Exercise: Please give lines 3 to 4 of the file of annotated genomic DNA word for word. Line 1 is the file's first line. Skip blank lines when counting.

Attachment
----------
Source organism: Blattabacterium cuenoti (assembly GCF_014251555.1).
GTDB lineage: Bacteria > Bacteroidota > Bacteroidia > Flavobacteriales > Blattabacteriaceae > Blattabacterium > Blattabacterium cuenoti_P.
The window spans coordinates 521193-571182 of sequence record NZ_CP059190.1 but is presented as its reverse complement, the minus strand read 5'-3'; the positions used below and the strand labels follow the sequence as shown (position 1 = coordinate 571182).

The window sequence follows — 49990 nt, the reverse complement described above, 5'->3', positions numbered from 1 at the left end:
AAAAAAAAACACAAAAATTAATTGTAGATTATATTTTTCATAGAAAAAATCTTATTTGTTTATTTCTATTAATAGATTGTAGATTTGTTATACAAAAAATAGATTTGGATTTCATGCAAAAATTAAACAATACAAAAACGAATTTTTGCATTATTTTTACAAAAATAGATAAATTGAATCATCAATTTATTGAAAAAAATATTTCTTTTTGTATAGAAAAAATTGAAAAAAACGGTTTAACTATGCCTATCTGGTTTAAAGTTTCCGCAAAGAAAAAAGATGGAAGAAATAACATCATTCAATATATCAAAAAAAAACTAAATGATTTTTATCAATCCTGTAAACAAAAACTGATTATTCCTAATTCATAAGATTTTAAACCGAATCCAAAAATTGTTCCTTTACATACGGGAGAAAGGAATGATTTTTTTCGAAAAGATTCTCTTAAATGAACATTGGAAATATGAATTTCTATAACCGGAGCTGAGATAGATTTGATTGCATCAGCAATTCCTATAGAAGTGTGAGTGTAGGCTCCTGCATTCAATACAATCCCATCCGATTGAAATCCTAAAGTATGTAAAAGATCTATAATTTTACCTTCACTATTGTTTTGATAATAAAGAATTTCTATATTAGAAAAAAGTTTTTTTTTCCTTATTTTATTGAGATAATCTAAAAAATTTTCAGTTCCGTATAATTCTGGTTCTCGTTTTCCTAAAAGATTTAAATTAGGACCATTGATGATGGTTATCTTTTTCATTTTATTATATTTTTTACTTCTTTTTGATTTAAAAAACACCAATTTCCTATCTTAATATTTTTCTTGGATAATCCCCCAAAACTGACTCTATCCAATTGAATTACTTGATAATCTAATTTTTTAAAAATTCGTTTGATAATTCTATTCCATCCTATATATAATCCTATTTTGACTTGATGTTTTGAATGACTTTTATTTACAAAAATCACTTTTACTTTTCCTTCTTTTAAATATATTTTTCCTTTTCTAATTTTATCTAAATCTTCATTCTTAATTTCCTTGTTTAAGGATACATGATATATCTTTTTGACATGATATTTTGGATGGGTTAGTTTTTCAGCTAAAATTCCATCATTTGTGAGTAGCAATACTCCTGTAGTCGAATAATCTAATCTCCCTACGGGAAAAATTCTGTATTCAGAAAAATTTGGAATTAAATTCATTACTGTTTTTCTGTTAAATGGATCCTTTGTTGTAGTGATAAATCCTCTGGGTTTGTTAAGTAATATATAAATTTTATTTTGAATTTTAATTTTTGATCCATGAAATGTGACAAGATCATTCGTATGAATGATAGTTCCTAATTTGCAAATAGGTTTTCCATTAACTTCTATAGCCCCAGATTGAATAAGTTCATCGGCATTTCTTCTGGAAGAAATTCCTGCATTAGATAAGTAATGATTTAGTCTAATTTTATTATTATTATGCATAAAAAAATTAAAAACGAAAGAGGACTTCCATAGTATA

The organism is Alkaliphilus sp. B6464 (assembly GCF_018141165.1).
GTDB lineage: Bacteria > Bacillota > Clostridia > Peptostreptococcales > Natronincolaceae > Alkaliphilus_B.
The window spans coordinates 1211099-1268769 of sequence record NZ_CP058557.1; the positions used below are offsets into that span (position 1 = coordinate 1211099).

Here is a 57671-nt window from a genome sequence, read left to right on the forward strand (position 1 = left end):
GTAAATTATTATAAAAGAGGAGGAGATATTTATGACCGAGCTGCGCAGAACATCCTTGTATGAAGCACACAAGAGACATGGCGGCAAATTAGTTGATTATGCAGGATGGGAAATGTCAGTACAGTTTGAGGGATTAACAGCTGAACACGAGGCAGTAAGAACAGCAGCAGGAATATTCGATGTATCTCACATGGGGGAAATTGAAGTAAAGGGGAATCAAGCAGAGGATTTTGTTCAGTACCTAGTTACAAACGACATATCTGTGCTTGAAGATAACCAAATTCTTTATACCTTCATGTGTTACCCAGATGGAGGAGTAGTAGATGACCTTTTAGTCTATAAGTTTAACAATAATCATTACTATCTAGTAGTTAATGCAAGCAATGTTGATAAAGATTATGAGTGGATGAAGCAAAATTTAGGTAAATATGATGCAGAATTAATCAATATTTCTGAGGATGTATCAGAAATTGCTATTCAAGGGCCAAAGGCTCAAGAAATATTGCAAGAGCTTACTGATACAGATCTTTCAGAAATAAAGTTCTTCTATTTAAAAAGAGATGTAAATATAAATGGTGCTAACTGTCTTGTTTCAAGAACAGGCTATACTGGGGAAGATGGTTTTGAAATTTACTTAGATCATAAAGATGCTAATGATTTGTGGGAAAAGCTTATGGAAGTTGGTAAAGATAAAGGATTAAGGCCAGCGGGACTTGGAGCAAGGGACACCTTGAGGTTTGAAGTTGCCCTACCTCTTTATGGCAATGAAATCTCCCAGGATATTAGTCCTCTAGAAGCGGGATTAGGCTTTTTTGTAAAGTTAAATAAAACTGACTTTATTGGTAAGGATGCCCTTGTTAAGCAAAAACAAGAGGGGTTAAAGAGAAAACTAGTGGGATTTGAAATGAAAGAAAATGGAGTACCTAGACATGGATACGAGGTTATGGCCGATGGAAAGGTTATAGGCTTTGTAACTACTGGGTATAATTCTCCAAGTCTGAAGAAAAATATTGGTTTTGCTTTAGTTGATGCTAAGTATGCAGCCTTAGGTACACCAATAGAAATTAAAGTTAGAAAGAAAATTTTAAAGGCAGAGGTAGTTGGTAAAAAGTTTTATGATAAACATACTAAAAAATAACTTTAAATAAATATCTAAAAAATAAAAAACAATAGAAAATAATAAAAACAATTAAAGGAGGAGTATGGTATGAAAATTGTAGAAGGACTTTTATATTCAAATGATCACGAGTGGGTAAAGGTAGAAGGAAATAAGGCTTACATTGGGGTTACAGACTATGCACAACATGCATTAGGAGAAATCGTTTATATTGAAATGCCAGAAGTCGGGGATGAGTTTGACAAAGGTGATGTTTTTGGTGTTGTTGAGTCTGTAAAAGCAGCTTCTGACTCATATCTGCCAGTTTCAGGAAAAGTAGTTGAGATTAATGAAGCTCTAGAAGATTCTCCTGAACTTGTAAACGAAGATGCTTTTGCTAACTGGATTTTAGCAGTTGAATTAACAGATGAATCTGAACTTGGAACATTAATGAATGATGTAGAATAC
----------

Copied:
The window spans coordinates 521193-571182 of sequence record NZ_CP059190.1 but is presented as its reverse complement, the minus strand read 5'-3'; the positions used below and the strand labels follow the sequence as shown (position 1 = coordinate 571182).

The window sequence follows — 49990 nt, the reverse complement described above, 5'->3', positions numbered from 1 at the left end: